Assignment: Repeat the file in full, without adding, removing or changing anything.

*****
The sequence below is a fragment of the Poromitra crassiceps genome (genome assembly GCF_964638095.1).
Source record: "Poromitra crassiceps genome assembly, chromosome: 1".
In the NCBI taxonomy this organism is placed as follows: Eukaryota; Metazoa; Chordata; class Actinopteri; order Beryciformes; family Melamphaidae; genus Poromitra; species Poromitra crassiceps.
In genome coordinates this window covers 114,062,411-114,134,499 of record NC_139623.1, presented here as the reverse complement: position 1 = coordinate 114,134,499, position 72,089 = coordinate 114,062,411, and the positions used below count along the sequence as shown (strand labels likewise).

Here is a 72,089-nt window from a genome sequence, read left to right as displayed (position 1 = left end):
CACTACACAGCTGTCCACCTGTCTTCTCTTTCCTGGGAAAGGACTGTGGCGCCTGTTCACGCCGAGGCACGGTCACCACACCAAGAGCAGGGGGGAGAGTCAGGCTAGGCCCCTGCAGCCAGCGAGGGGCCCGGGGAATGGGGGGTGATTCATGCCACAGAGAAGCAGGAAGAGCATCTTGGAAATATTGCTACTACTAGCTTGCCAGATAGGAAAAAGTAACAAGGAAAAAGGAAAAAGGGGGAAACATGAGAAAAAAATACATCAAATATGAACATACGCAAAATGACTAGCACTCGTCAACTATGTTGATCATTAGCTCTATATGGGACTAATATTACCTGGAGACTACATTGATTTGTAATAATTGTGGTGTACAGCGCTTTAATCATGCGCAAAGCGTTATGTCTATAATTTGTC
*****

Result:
The sequence below is a fragment of the Poromitra crassiceps genome (genome assembly GCF_964638095.1).
Source record: "Poromitra crassiceps genome assembly, chromosome: 1".
In the NCBI taxonomy this organism is placed as follows: Eukaryota; Metazoa; Chordata; class Actinopteri; order Beryciformes; family Melamphaidae; genus Poromitra; species Poromitra crassiceps.
In genome coordinates this window covers 114,062,411-114,134,499 of record NC_139623.1, presented here as the reverse complement: position 1 = coordinate 114,134,499, position 72,089 = coordinate 114,062,411, and the positions used below count along the sequence as shown (strand labels likewise).

Here is a 72,089-nt window from a genome sequence, read left to right as displayed (position 1 = left end):
CACTACACAGCTGTCCACCTGTCTTCTCTTTCCTGGGAAAGGACTGTGGCGCCTGTTCACGCCGAGGCACGGTCACCACACCAAGAGCAGGGGGGAGAGTCAGGCTAGGCCCCTGCAGCCAGCGAGGGGCCCGGGGAATGGGGGGTGATTCATGCCACAGAGAAGCAGGAAGAGCATCTTGGAAATATTGCTACTACTAGCTTGCCAGATAGGAAAAAGTAACAAGGAAAAAGGAAAAAGGGGGAAACATGAGAAAAAAATACATCAAATATGAACATACGCAAAATGACTAGCACTCGTCAACTATGTTGATCATTAGCTCTATATGGGACTAATATTACCTGGAGACTACATTGATTTGTAATAATTGTGGTGTACAGCGCTTTAATCATGCGCAAAGCGTTATGTCTATAATTTGTC